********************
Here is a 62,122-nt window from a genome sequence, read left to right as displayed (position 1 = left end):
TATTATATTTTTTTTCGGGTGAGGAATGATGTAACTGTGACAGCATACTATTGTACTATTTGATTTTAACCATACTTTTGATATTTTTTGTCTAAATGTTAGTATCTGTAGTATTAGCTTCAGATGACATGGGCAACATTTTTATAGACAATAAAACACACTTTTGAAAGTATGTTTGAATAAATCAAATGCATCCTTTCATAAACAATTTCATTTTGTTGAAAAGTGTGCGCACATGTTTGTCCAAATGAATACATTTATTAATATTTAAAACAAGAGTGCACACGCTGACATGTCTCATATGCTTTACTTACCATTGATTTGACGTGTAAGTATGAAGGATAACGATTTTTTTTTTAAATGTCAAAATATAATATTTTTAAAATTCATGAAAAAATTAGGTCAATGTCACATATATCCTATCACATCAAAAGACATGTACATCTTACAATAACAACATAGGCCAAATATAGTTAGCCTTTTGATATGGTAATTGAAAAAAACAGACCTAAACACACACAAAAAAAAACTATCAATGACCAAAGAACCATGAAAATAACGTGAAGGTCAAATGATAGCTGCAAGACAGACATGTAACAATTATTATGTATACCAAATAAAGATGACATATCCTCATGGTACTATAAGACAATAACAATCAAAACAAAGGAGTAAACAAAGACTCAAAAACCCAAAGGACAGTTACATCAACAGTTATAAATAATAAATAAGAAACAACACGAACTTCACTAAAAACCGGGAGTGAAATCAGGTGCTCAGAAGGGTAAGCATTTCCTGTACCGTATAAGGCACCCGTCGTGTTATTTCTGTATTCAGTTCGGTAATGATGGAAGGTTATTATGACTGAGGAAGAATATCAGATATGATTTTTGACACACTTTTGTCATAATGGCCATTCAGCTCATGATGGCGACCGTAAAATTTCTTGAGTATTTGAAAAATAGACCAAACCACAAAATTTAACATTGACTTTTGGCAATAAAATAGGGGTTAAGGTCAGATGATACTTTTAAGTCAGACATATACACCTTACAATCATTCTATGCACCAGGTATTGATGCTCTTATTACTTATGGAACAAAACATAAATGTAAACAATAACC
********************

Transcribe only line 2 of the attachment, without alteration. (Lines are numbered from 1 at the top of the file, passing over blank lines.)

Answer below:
TATTATATTTTTTTTCGGGTGAGGAATGATGTAACTGTGACAGCATACTATTGTACTATTTGATTTTAACCATACTTTTGATATTTTTTGTCTAAATGTTAGTATCTGTAGTATTAGCTTCAGATGACATGGGCAACATTTTTATAGACAATAAAACACACTTTTGAAAGTATGTTTGAATAAATCAAATGCATCCTTTCATAAACAATTTCATTTTGTTGAAAAGTGTGCGCACATGTTTGTCCAAATGAATACATTTATTAATATTTAAAACAAGAGTGCACACGCTGACATGTCTCATATGCTTTACTTACCATTGATTTGACGTGTAAGTATGAAGGATAACGATTTTTTTTTTAAATGTCAAAATATAATATTTTTAAAATTCATGAAAAAATTAGGTCAATGTCACATATATCCTATCACATCAAAAGACATGTACATCTTACAATAACAACATAGGCCAAATATAGTTAGCCTTTTGATATGGTAATTGAAAAAAACAGACCTAAACACACACAAAAAAAAACTATCAATGACCAAAGAACCATGAAAATAACGTGAAGGTCAAATGATAGCTGCAAGACAGACATGTAACAATTATTATGTATACCAAATAAAGATGACATATCCTCATGGTACTATAAGACAATAACAATCAAAACAAAGGAGTAAACAAAGACTCAAAAACCCAAAGGACAGTTACATCAACAGTTATAAATAATAAATAAGAAACAACACGAACTTCACTAAAAACCGGGAGTGAAATCAGGTGCTCAGAAGGGTAAGCATTTCCTGTACCGTATAAGGCACCCGTCGTGTTATTTCTGTATTCAGTTCGGTAATGATGGAAGGTTATTATGACTGAGGAAGAATATCAGATATGATTTTTGACACACTTTTGTCATAATGGCCATTCAGCTCATGATGGCGACCGTAAAATTTCTTGAGTATTTGAAAAATAGACCAAACCACAAAATTTAACATTGACTTTTGGCAATAAAATAGGGGTTAAGGTCAGATGATACTTTTAAGTCAGACATATACACCTTACAATCATTCTATGCACCAGGTATTGATGCTCTTATTACTTATGGAACAAAACATAAATGTAAACAATAACC